Food and 3D printing might seem like unlikely partners at first. Until recently, 3D printers had stuck to the world of engineering, creating 3-dimensional shapes and designs that carried exact measurements to a degree which would have been impossible to achieve manually. Now, however, the world is waking up to the possibilities of what a 3D printer can do when placed in a kitchen setting.

Early Applications

Of course, the idea of using 3D printers to create food didn’t just appear overnight. Ever since the creation of the 3D printing machine, enthusiasts from all over the world have been experimenting to see what kind of applications the devices can be put to. Somewhere along the line, people realized that the printer can be used to create toppings for dishes in stylish designs with far greater accuracy than what regular pastry makers could achieve. 

This trend of using 3D printers to create toppings naturally led some to wonder what else the 3D printer could accomplish with food as its fuel instead of plastic. One of the earliest attempts to use the 3D printer to create edible food was when a German company created food items for seniors using the machine, where the resulting paste-like dish was essentially a pureed form of their regular meals that contained all the necessary nutrients that was much easier to chew and consume.  

Full Course Meals

A few years after these early experiments and 3D printed full course meals are now a reality. The world has fully opened up to the idea of 3D printed meals, and early adopters of the technology have been very enthusiastic in trying out new ways to make food using 3D printers. While 3D printers cannot create every type of food, they does offer an impressive variety for such a nascent field. Pizzas, quiches, pasta, and gum are just some of the foods that have been prepared with the help of 3D printers with more aesthetic designs and more precise measurements than anything human hands can create.

The food creation method consists of adding separate food groups in an automated, additive manner to the mix that eventually becomes one complete dish. The process of making food with the 3D printer works in much the same manner as with creating other objects, where the food material is extruded through the machine’s print head onto a surface. A number of 3D printers created specifically for certain food products have entered the market, such as the Cocojet, which creates 3D edible prints of chocolate, to the Chefjet, which is used to create sugary cake toppings in delightfully intricate designs.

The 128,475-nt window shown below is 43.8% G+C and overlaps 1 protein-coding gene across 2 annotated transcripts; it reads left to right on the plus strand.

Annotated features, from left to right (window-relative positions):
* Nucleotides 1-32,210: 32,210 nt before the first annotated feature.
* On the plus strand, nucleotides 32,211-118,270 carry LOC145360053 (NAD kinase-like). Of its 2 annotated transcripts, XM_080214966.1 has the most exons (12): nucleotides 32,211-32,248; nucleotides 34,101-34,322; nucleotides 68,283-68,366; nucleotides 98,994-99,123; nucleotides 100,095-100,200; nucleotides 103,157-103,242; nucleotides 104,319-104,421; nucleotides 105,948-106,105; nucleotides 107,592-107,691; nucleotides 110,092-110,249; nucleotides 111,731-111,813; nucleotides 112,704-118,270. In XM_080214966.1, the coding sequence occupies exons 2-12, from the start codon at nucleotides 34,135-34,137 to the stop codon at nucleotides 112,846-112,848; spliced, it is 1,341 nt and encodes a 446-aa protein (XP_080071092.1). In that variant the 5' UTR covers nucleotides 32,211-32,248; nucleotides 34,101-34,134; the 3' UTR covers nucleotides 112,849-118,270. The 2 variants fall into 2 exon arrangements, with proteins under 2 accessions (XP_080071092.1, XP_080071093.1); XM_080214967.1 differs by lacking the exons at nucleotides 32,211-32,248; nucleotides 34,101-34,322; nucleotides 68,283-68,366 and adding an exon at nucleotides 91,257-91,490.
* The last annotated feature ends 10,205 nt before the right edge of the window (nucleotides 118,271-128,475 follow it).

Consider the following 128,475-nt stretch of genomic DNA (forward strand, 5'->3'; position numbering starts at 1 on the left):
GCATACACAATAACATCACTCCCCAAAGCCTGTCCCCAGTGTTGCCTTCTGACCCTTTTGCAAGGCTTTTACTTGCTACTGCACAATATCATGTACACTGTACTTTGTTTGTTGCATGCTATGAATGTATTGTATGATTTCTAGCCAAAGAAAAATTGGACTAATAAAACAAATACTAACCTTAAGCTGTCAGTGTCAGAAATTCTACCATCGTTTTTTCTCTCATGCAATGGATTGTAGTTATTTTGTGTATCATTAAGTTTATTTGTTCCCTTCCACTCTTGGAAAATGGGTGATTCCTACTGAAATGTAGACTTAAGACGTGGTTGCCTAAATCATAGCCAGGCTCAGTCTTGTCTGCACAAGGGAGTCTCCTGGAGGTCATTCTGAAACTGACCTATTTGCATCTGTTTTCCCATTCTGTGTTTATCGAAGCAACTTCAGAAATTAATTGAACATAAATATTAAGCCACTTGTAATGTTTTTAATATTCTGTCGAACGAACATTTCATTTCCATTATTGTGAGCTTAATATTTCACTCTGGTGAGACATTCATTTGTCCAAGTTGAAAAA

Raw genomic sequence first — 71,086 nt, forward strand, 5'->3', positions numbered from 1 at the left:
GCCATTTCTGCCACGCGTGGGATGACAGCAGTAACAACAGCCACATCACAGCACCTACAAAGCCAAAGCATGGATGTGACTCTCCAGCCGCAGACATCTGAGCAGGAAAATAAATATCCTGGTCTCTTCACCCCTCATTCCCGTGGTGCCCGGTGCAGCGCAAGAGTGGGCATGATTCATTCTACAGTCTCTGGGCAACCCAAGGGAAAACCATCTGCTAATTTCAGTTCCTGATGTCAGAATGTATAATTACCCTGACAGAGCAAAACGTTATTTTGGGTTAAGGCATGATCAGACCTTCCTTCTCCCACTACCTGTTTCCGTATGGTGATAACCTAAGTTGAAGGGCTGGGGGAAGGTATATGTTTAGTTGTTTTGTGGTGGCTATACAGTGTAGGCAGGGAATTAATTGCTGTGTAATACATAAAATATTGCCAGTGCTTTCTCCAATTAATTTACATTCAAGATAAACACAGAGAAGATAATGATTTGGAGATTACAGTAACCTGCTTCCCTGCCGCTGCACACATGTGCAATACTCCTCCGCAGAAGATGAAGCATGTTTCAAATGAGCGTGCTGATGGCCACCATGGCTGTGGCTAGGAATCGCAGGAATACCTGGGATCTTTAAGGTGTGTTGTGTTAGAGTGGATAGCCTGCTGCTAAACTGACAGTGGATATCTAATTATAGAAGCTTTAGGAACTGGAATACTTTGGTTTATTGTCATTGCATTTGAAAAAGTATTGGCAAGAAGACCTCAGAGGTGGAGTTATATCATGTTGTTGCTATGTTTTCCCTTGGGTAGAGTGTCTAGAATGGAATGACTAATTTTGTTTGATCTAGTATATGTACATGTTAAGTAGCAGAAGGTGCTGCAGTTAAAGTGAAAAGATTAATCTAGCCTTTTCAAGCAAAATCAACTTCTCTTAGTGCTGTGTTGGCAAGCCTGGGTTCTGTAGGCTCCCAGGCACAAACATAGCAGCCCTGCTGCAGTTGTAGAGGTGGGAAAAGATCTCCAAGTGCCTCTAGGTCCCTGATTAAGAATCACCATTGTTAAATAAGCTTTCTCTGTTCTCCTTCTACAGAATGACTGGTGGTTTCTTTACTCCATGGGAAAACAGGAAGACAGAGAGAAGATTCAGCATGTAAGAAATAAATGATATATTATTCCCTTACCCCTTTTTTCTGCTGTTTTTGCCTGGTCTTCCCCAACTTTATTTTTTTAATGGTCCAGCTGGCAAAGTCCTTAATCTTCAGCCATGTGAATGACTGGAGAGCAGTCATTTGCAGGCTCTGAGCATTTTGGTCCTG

3D Print Restaurants

The next step in creating 3D printed food is the establishment of eateries for fulfilling customer demand. While the culinary world is still waking up to the full possibilities of 3D printed food, plenty of conferences are held around the world for the purpose of introducing patrons to this new style of food making. 

Meanwhile, Foodink has taken upon itself to lead the charge towards a future where restaurants serve 3D printed food. The company describes itself as a one-of-a-kind (for now) gourmet experience that uses a 3D printer to create their restaurant’s food, utensils, and furniture from scratch. The company is currently on a tour around the world, during which time they will visits as many cities as possible and introduce the citizens to their new food business model.       

Going Global

The question that now arises is, will 3D food printers one day enjoy the same level of global popularity that ovens and fridges do today? Experts believe they will. 3D food printers do what all the most popular kitchen appliances do: they make the process of making food faster and simpler, and present a greater variety of choices to cooks in terms of the style and design of the dish.

Of course, it’s not all smooth sailing. Several factors which some perceive as obstacles are preventing more people from investing in 3D food printing technology. One important point is that 3D printers can’t cook meat yet. You can’t imagine a steak coming out of a printing machine. Fortunately, there have been some advances in this regard. Scientists at the University of Bristol have created Bioink, which is a form of 3D ink composed of stem cells which can be extruded from the print head, and treated in a bioreactor. The Bioink turns into the desired organ tissue to be made into eatable meat. While the idea might appear futuristically bizarre to some, it’s actually the same technique that doctors are using right now to create human organs for surgical implantation. 

Another point that is raised is the limited choices in terms of food products that can be processed by the printer. But this is a temporary complaint. Every day, new food groups are being added to the list of items that can be used in a 3D food machine. The technology is still in its infancy, but the possibilities it raises in terms of food production are incredibly significant, even leading to hopeful speculation that it could one day end world hunger.       

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